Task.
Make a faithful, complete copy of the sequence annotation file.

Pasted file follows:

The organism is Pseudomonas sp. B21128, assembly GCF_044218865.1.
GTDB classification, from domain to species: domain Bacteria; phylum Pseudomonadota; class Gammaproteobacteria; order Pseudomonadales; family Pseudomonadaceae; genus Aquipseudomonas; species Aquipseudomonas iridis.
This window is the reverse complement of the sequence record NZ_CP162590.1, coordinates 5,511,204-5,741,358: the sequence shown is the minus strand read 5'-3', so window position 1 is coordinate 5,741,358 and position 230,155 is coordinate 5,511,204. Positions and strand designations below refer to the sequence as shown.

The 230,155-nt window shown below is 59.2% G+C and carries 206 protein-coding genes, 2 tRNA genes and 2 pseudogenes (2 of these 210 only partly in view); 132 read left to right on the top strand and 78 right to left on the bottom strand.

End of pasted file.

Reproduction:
The organism is Pseudomonas sp. B21128, assembly GCF_044218865.1.
GTDB classification, from domain to species: domain Bacteria; phylum Pseudomonadota; class Gammaproteobacteria; order Pseudomonadales; family Pseudomonadaceae; genus Aquipseudomonas; species Aquipseudomonas iridis.
This window is the reverse complement of the sequence record NZ_CP162590.1, coordinates 5,511,204-5,741,358: the sequence shown is the minus strand read 5'-3', so window position 1 is coordinate 5,741,358 and position 230,155 is coordinate 5,511,204. Positions and strand designations below refer to the sequence as shown.

The 230,155-nt window shown below is 59.2% G+C and carries 206 protein-coding genes, 2 tRNA genes and 2 pseudogenes (2 of these 210 only partly in view); 132 read left to right on the top strand and 78 right to left on the bottom strand.